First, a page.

Tiago Villanueva: GPs are specialists too

Tiago_VillanuevaIn Portugal, general practitioners (GPs) are considered “specialists,” as general practice/family medicine is considered a specialty like any other hospital specialty. This is also the case in many other European Union/European Economic Area (EU/EEA) countries. If there’s a more satisfying moment than qualifying from medical school, it must be finishing specialist training. Becoming a “specialist” is a major milestone in the medical career ladder, and “generalism” is a specialty in its own right. GPs may not be as proficient in cardiology or vascular surgery as a cardiologist or a vascular surgeon, but they are specialists in “people,”—with a whole range of biological, psychological, social, and spiritual dimensions—and are ideally suited to approach patient’s problems in an integrated way.

However, the path to becoming a GP differs widely across Europe. In Italy or the Netherlands, for example, vocational training is three years long, whereas in Denmark it takes five years (http://www.gptraining.eu). In neighbouring Spain, even though there’s excellent training available, GP trainees do not undergo any sort of summative “exam type” assessment at the end of their vocational training. Here in Portugal, GP trainees as well as trainees from any hospital specialty are subject to a three day examination that covers assessment of your CV/portfolio, practical skills, and theoretical skills. The first day consists of a discussion and questions about the vocational training portfolio and writing a comprehensive report describing all our clinical and scientific activity in detail. On the second day, we take a history from an actual patient (previously selected by the exam panel) and discuss this with the panel. The final day entails an oral examination by the panel, which is pretty tricky since it can include almost any subject in the vast spectrum of general practice.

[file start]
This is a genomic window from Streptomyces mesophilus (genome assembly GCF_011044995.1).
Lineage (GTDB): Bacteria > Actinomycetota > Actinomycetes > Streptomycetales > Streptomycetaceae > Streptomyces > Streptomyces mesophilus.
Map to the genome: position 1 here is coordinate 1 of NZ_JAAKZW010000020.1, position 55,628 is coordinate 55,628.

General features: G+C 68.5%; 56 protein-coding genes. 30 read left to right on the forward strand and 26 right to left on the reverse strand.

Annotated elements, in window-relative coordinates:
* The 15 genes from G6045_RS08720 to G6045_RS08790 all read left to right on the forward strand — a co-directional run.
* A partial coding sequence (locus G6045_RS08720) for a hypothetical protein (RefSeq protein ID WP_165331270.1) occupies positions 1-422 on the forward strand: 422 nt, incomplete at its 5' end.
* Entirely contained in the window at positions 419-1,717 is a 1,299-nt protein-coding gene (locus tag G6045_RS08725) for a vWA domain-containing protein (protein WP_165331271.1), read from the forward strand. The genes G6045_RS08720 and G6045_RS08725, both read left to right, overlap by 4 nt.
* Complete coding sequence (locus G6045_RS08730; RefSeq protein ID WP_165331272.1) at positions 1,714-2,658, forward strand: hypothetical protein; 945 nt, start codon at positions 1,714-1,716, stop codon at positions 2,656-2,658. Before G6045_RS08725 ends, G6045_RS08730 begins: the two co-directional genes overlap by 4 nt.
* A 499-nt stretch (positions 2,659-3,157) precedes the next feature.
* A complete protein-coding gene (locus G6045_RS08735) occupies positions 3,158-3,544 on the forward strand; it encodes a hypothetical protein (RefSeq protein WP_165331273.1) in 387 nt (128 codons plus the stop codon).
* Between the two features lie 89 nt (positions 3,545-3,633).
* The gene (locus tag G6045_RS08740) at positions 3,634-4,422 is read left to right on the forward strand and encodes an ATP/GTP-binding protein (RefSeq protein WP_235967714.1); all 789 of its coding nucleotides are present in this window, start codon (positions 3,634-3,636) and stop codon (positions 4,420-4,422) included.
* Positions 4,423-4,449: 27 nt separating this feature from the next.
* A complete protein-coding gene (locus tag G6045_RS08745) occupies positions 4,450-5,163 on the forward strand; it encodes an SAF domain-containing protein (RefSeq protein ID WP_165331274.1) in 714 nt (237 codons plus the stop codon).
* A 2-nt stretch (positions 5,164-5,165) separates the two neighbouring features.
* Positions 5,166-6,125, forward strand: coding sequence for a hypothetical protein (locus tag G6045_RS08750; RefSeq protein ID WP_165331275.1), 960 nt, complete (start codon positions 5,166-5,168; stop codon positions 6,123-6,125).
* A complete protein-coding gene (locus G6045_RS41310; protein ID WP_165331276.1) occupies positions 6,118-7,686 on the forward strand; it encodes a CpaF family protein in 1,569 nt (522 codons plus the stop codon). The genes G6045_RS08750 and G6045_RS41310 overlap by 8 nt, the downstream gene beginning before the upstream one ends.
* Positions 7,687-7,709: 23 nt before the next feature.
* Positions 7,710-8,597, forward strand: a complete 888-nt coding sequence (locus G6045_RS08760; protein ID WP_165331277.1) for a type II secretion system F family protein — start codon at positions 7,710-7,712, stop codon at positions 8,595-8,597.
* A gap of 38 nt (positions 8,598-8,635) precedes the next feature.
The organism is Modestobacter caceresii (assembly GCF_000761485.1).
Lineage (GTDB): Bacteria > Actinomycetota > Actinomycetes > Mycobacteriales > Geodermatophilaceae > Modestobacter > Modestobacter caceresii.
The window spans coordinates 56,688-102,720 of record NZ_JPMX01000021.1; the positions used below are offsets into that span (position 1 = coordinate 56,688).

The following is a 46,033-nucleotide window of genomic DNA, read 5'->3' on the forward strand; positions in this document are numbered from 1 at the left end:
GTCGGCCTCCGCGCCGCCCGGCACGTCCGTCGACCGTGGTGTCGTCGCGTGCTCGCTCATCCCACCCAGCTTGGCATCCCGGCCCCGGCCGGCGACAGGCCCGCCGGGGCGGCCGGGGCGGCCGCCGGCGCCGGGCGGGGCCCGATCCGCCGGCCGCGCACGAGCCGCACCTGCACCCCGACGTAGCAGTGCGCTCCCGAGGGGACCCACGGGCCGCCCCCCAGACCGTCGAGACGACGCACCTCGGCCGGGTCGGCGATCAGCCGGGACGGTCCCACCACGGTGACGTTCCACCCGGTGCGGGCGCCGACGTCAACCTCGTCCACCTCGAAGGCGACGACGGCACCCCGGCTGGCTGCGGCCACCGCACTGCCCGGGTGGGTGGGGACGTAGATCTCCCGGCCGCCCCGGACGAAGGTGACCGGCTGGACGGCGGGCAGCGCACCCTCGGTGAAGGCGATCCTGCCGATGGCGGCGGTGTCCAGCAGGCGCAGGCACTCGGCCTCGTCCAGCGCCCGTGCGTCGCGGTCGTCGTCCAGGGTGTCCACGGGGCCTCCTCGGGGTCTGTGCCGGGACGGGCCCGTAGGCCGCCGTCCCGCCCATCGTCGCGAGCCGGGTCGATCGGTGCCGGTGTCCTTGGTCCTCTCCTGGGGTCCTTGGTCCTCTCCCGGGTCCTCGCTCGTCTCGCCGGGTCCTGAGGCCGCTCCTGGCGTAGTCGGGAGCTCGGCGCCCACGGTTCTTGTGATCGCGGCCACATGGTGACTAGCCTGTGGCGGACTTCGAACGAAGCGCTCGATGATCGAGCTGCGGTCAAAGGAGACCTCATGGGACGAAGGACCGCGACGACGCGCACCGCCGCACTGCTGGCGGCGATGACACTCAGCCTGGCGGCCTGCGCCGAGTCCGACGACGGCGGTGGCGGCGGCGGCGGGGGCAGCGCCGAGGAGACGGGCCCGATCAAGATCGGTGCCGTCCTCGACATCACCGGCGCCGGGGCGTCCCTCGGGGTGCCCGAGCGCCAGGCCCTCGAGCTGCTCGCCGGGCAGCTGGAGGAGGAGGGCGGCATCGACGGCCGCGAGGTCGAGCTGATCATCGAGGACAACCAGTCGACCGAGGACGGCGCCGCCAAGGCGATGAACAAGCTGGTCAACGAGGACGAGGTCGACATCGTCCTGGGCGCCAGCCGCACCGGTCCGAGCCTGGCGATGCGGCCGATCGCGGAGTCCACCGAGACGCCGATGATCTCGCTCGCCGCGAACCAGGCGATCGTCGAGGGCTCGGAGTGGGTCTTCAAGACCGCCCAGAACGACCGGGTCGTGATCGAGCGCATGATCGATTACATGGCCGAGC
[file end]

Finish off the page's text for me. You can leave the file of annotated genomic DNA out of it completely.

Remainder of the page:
Many patients and even many colleagues from other specialties around here are not aware that GPs  are specialists in the same way as any hospital physician. Patients will often ask me “So, when are you going to specialise?” When I have my hair cut, my hairdresser always asks me what my specialty is. Status is important, and I am confident that general practice will become acknowledged as a specialty across Europe during my lifetime. But what is more important than status is to have competent and caring professionals who, even if carrying out vocational training programmes that may differ substantially in terms of their structure and content, may uphold similar technical and scientific standards. Standards of postgraduate training should not differ substantially, whether one works in Lisbon or in Helsinki.

Tiago Villanueva is a newly qualified general practitioner based in Lisbon, Portugal, and a former BMJ Clegg Scholar and editor, studentBMJ

  • Dylan

    Why does it matter? I'm also a GP but I'm proud of the fact that I DON'T consider myself a “specialist”. Because to me, to “specialise” means to develop a deep knowledge of a narrow field while being unconcerned about ones ignorance of other areas.
    I don't see “specialising” as in any way superior to “generalising” and I'm proud to be a generalist.

  • Tiago Villanueva

    I would just like to add that GP training final examinations I've mentioned in the blog are public, so anyone can come and watch the examinations. Usually, many GP trainees who will carry out the examination in the near future like to go and watch these examinations so as to understand better the kind of questions they will be asked. The fact that these examinations are public also enhances transparency.